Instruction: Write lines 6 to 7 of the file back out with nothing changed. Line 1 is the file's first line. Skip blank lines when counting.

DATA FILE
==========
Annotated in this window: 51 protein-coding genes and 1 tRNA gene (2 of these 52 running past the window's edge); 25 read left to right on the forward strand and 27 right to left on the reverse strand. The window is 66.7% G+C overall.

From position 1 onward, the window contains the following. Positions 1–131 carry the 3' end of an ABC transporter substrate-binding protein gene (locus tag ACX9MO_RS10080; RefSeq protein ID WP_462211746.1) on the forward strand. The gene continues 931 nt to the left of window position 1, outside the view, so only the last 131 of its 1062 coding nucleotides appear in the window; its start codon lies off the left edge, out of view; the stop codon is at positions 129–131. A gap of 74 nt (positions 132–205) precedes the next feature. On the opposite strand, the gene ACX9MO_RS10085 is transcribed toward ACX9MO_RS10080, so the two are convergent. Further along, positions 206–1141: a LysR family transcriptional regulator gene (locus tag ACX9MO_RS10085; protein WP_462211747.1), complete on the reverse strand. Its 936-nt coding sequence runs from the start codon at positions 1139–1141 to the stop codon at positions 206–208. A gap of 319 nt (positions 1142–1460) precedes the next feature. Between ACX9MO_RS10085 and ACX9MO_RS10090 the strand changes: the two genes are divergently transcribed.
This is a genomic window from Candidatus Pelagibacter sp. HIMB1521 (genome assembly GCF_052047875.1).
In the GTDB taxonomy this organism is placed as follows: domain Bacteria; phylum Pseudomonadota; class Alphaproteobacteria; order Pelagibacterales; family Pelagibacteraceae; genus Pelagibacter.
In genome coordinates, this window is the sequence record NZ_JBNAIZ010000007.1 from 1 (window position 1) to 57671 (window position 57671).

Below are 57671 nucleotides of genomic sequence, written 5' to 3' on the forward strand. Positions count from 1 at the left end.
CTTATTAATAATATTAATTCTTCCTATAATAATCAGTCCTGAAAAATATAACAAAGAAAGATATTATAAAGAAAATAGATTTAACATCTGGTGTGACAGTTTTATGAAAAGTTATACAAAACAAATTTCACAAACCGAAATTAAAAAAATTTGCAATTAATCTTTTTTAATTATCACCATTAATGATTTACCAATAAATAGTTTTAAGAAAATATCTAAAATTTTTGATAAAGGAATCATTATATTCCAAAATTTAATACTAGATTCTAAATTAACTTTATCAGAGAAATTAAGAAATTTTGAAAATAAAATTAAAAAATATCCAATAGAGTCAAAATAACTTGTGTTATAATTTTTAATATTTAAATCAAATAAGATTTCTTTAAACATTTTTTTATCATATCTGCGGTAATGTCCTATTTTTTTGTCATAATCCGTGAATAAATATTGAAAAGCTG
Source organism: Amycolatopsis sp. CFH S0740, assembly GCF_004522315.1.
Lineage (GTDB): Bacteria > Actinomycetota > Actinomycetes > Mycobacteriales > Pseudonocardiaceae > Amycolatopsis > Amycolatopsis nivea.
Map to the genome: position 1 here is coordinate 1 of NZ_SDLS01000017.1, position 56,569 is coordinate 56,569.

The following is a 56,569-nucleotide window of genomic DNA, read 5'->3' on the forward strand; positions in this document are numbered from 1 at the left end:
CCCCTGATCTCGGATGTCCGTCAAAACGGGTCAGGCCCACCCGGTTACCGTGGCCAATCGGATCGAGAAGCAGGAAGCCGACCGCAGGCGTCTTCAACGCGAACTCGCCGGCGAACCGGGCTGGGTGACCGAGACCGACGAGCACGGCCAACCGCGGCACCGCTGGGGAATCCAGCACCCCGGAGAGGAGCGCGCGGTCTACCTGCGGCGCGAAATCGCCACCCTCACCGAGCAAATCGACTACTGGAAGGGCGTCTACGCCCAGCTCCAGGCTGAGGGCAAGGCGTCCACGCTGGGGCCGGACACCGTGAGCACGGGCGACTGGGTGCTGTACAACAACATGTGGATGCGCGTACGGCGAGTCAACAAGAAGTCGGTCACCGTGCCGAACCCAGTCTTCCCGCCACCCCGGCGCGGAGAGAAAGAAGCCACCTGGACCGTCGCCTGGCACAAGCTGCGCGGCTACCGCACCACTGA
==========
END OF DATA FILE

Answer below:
Below are 57671 nucleotides of genomic sequence, written 5' to 3' on the forward strand. Positions count from 1 at the left end.
CTTATTAATAATATTAATTCTTCCTATAATAATCAGTCCTGAAAAATATAACAAAGAAAGATATTATAAAGAAAATAGATTTAACATCTGGTGTGACAGTTTTATGAAAAGTTATACAAAACAAATTTCACAAACCGAAATTAAAAAAATTTGCAATTAATCTTTTTTAATTATCACCATTAATGATTTACCAATAAATAGTTTTAAGAAAATATCTAAAATTTTTGATAAAGGAATCATTATATTCCAAAATTTAATACTAGATTCTAAATTAACTTTATCAGAGAAATTAAGAAATTTTGAAAATAAAATTAAAAAATATCCAATAGAGTCAAAATAACTTGTGTTATAATTTTTAATATTTAAATCAAATAAGATTTCTTTAAACATTTTTTTATCATATCTGCGGTAATGTCCTATTTTTTTGTCATAATCCGTGAATAAATATTGAAAAGCTG